DIY Foraged Wreaths

DIY Foraged Wreaths

Surrounded by forest, I was inspired this fall to start making wreaths from foraged materials. As an artist, it's another amazing medium to work in. I hope to sharpen my skills enough to start designing floral arrangements for my Mom's flower farm next year, Dutch Girl Peonies.

As an eco entrepreneur, I am really intrigued with the idea of using only found materials on hand. Of course, I purchased string to tie everything together, but it too is 100% biodegradable sisal. This makes my wreath entirely compostable.

The thing that surprised me the most, though, was just how many beautiful items I was able to find during this dormant season. I can't wait to see what I discover in the spring when everything starts blooming again. 

To start, I gathered willow branches. Most were found under the many willow trees in my yard and upper garden. I will admit, I cut some fresh branches too. These willows were grown by my specifically for the purpose of making baskets and furniture. Their branches are straight and pliable. The trees were actually in need of pruning. 

Next I started tying them together is the desired shapes and sizes. I offset a few branches at a time and wrapped them in overlapping string to hold them together. I made different sized circles and tear drop shapes. I let them dry for a few days making sure they would hold their shape before I started adding the greenery. 

First, I added pine. I have a large Whitebark Pine in my yard. It's actually a shrub and is considered a wildfire hazard so I didn't feel bad about taking a lot of cuttings. We have been advised to cut it right back in the spring. Perhaps you can find a similar pine in your yard. 

Then I added the intricate foliage of both Cedar and Hemlock. Most of the branches, I was able to gather from the road. They had fallen off in a wind storm. There is an abundance of both trees on our property. Cedar in particular loves the moist soils of our temperate interior rainforest climate. The delicate needles of the Hemlock closely resemble the needles on the trees of the great Redwood, although they're not directly related.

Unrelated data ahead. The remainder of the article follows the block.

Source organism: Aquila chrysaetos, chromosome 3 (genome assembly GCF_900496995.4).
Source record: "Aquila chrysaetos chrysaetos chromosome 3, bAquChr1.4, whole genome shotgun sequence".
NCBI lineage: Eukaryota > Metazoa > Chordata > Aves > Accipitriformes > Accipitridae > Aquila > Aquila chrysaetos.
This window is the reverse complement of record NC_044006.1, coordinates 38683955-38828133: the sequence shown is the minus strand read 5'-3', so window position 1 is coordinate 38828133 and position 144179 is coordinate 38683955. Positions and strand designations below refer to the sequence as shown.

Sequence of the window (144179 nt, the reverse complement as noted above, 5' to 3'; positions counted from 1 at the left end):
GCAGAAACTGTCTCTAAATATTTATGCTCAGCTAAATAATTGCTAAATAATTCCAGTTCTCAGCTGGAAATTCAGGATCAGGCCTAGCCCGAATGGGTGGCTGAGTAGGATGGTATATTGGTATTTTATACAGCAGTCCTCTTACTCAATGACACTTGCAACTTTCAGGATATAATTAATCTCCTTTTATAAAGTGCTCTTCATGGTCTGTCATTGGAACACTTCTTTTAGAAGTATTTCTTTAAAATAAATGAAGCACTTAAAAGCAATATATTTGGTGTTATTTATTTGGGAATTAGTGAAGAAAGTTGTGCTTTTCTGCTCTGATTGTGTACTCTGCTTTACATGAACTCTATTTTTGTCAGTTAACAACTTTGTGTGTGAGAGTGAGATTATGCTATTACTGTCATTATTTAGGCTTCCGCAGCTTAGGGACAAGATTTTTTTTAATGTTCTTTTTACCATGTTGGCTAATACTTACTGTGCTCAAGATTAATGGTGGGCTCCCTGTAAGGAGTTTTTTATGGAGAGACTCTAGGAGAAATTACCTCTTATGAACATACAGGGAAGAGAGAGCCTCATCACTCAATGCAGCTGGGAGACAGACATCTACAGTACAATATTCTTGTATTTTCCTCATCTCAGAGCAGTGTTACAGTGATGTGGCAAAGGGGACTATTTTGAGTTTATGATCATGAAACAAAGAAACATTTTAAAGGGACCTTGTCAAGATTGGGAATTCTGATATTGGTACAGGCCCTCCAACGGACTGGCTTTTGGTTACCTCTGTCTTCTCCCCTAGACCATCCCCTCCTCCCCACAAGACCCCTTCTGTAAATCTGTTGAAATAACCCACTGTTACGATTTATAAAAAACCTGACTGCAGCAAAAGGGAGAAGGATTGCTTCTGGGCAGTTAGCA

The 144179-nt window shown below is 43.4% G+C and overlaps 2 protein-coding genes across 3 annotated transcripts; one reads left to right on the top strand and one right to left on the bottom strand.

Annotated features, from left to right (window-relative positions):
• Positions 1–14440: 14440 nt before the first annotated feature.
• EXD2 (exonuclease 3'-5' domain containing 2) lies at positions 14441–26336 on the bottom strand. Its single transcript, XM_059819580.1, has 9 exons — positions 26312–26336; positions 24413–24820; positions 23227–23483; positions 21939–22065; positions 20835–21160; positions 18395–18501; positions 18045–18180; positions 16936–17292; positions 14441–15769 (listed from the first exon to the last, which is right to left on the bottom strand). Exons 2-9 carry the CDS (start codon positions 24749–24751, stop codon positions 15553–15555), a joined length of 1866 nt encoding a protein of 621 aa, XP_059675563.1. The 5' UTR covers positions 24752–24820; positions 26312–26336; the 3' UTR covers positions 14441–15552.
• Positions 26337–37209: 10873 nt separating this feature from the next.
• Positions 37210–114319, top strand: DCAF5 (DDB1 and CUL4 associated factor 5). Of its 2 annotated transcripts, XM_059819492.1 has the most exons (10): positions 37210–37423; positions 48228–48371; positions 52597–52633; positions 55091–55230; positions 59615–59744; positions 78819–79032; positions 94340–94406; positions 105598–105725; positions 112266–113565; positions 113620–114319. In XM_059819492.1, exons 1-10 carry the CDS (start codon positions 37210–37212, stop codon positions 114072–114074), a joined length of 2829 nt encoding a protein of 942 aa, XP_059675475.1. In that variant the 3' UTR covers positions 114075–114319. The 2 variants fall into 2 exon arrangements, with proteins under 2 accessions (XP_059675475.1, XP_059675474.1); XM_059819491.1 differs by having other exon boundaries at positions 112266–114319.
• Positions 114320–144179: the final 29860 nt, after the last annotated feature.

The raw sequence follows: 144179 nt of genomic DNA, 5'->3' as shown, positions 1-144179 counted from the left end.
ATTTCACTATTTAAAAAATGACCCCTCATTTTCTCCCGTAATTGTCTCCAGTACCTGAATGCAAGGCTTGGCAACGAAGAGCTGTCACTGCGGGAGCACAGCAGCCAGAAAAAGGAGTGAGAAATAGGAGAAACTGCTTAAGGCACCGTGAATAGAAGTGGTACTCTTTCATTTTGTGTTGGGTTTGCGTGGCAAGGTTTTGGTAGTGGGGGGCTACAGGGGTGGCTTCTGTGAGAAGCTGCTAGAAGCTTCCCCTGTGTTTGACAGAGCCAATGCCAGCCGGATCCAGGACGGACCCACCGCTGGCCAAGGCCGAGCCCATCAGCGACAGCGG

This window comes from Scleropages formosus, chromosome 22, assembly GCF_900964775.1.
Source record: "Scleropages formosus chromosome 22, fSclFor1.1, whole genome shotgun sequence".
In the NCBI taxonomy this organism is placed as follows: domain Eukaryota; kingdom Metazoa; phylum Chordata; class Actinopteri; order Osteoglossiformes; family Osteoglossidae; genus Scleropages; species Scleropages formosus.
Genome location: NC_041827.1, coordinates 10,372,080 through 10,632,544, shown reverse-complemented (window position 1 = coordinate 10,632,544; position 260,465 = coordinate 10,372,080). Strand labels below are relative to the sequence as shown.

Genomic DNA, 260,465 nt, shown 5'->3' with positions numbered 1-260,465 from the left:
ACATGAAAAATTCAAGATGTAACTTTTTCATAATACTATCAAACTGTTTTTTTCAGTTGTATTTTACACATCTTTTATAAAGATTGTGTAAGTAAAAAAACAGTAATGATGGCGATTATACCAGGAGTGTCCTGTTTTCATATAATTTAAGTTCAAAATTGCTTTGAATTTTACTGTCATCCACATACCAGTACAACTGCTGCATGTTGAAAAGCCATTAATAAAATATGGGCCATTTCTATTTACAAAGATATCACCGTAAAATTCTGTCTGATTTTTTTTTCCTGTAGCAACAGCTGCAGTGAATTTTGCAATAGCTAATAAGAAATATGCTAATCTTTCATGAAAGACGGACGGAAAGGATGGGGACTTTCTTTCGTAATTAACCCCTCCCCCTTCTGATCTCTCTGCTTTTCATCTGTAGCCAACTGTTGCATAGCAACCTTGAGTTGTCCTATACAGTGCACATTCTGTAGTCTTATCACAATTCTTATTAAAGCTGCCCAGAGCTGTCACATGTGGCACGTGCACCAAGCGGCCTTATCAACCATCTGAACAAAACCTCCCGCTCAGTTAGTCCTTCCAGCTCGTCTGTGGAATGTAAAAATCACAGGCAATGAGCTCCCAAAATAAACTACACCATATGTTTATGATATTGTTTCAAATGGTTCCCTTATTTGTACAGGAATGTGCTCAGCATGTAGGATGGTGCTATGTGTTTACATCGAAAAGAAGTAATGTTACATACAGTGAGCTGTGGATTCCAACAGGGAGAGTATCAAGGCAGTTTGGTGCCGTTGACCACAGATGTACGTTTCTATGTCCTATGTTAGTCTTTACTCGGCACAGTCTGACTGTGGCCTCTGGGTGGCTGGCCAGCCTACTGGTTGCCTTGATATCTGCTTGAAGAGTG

Then, I started adding finer detail. When I really started looking, I was surprised by all the different kinds of dried flowers and seed pods I found on my walks in the forest. 

Every morning I walk the same 4 km route with my Dad. He is 76 years old now but probably more fit than most half his age. I want to believe it's partly due to our daily walks. 

Equipped with reusable shopping bags and hand sheers we headed out on our trail collecting whatever beautiful things we could find in the forest. 

Wild Turkey Feathers


This plant grows everywhere on our property. Interestingly enough, the more predators they have eating their leaves, the more sharp points its leaves will have. The image above shows Holly with smooth leaves, likely because this plant is pretty safe in our front yard. It's now the size of a tree. But smaller bushes with sharper leaves can be found in the forest. Its probably best known for its red berries.

Ribwort Plantain

Curly Dock


Common Columbine

Many of these plants, I was able to identify with the phone app PictureThis. This phone application is easy to use but it does come at a cost, $39.99 per year. I tested it out for the 7 day trail period and decided that I'd use it enough it that it would be worth the cost.

PictureThis will not only help you identify plants in the forest but also in your yard. I discovered a variety of invasive species as well. I am finding the app very useful. 

Below are some of the plants I gathered from my yard. 

 Yellow Flag Iris

Common Tansy


Tree Peony

I worked in batches attaching the greenery on all the shapes first and then adding the smaller details later. 

Small round wreath with Pine, Cedar and Holly

Small teardrop wreath featuring Turkey feathers

Small teardrop wreath featuring Tree Peony seed pods


Large teardrop wreath with Pine, Cedar, Holly, Peony and Columbine

Small round wreath featuring Creambush and more

I will admit that making wreaths is a messy job once it became too cold to work outdoors. It was all easy to clean up though. I also recommend foraging for and collecting all your materials before it snows. The snow knocks down the plants making it hard to find them. 

I get so much joy from making these wreaths and not just in the actual creation of them but also in the process of looking for, identifying, and collecting of the materials. I see the forest and gardens with fresh eyes. Winter is more magical than ever. I hope this blog will inspire you to do the same!

And the best part is, these wreaths make the perfect gift. Beautiful and eco-friendly. Who doesn't love receiving a handmade gift?

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